Boogie is a strange little beast. It tries to be a full-on karaoke simulator as well as a pseudo rhythm action game at the same time. The results are all over the place but the game’s heart and soul — and beats — are in the right place. It’s a shame that the game is really far too easy and aside from the occasional playthrough at social gatherings, you’ll soon be done with Boogie.
We like to talk about games that try and demonstrate initiative and unique aspects and Boogie certainly qualifies for a mention in that respect. The title ships with a nice matte black EA-branded Logitech USB microphone which is the same hardware seen in the Wii version of the game. But unlike the Wii game, Boogie on PS2 costs 10 bucks less, which is a little bit easier on the wallet.
The real decision on making the purchase will lie in the following factors: the game is very, very easy to beat and there’s really not that much replay value in terms of the single-player experience once you’ve trawled through the initial pass. Then, there’s the choice of musical tracks that Boogie sports. While the covers can be a little hit or miss, on the whole we liked the ’70s disco vibe that the game delivers. The last factor is multiplayer. You’ll have to weigh how much importance you want to place on getting other folks to stand up and have a go at dancing and singing. In our experience, this is something best left for social extroverts and close family and friends.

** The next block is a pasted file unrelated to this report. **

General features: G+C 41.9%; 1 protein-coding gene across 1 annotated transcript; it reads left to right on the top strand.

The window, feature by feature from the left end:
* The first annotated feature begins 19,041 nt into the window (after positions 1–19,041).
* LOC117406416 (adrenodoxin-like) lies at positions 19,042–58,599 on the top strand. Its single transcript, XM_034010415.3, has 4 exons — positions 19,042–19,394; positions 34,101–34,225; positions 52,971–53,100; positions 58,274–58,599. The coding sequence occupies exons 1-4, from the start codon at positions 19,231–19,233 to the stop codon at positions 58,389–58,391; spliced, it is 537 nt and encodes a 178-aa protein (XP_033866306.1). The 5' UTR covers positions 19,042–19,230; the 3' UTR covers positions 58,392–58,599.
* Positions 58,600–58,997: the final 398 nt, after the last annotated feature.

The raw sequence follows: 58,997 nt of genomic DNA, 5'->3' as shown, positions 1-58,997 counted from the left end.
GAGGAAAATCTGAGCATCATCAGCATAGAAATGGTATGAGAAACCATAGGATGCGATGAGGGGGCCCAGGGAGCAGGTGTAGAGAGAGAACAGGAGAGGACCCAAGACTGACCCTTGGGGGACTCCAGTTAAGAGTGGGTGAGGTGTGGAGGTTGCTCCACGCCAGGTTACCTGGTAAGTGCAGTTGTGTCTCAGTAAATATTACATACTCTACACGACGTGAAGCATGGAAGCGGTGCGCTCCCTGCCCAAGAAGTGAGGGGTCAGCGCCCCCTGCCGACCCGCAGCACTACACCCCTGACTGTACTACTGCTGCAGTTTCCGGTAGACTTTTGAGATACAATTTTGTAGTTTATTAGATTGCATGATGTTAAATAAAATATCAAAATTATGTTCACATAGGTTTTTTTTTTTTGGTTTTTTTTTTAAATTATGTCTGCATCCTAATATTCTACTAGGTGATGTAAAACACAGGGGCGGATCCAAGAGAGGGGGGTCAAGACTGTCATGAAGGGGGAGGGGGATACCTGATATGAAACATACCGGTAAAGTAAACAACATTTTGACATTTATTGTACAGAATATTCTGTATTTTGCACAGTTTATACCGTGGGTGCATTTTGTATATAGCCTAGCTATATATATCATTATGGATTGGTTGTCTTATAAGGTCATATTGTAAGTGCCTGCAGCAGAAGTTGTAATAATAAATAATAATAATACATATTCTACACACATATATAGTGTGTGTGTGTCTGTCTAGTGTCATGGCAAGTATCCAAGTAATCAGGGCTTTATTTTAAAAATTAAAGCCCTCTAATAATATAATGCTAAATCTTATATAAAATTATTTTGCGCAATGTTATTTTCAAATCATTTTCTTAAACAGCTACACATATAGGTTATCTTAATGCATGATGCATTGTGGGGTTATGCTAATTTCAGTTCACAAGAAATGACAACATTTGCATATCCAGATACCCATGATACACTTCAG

The big different between the PS2 version and Wii’s effort is obviously the use of a standard PS2 joypad versus the Wii’s motion-sensitive controls. Instead of waving your arms around on the beat, you’re simply going to be pressing a combination of face buttons and directions to trigger the regular and special dance moves. You can mix things up by switching dance styles as each character has three different styles to choose from. The more you nail the moves, the more your special move meter will fill with energy.
After reaching a certain level of energy, you’ll be able to “strike a pose” which allows you to flirt with the camera and pose for some extra bonus points, or bust out one of many different mega-moves which will also net large points. The ultimate aim is to hit or break the target score for a song, progress through the character’s story arcs, or simply enjoy some freestyle dancing and singing.
We felt as though the actual singing portions of Boogie were more redundant than the dancing portions, mainly due to the fact that the singing is basically a sham. It’s possible to not actually sing at all, because as long as the mic is registering any kind of sounds — blowing, screaming, yelling, scratching and so on — you’ll actually still be able to pass the stages with flying colors. Sure this is not in the spirit of the game, but why force the gamer to do something that seems forced anyways?